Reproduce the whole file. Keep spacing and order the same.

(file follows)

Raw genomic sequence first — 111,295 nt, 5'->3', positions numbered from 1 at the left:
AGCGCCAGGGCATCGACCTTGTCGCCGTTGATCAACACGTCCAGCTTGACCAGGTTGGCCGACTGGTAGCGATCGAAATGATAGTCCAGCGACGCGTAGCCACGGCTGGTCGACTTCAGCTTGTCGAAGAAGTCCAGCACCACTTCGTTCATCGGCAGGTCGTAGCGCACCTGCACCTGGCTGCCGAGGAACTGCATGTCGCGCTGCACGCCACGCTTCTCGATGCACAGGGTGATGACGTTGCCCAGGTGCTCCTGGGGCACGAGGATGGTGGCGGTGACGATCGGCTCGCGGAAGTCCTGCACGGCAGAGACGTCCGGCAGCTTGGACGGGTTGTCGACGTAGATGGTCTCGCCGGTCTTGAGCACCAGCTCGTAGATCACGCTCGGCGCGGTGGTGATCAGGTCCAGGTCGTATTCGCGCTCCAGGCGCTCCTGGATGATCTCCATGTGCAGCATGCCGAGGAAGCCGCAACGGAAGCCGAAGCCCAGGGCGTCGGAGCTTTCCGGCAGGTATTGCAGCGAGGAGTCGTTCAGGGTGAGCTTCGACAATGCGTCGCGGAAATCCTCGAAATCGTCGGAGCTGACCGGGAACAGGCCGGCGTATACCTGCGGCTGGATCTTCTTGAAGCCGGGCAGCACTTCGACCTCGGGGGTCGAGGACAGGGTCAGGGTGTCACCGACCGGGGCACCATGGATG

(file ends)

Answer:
Raw genomic sequence first — 111,295 nt, 5'->3', positions numbered from 1 at the left:
AGCGCCAGGGCATCGACCTTGTCGCCGTTGATCAACACGTCCAGCTTGACCAGGTTGGCCGACTGGTAGCGATCGAAATGATAGTCCAGCGACGCGTAGCCACGGCTGGTCGACTTCAGCTTGTCGAAGAAGTCCAGCACCACTTCGTTCATCGGCAGGTCGTAGCGCACCTGCACCTGGCTGCCGAGGAACTGCATGTCGCGCTGCACGCCACGCTTCTCGATGCACAGGGTGATGACGTTGCCCAGGTGCTCCTGGGGCACGAGGATGGTGGCGGTGACGATCGGCTCGCGGAAGTCCTGCACGGCAGAGACGTCCGGCAGCTTGGACGGGTTGTCGACGTAGATGGTCTCGCCGGTCTTGAGCACCAGCTCGTAGATCACGCTCGGCGCGGTGGTGATCAGGTCCAGGTCGTATTCGCGCTCCAGGCGCTCCTGGATGATCTCCATGTGCAGCATGCCGAGGAAGCCGCAACGGAAGCCGAAGCCCAGGGCGTCGGAGCTTTCCGGCAGGTATTGCAGCGAGGAGTCGTTCAGGGTGAGCTTCGACAATGCGTCGCGGAAATCCTCGAAATCGTCGGAGCTGACCGGGAACAGGCCGGCGTATACCTGCGGCTGGATCTTCTTGAAGCCGGGCAGCACTTCGACCTCGGGGGTCGAGGACAGGGTCAGGGTGTCACCGACCGGGGCACCATGGATG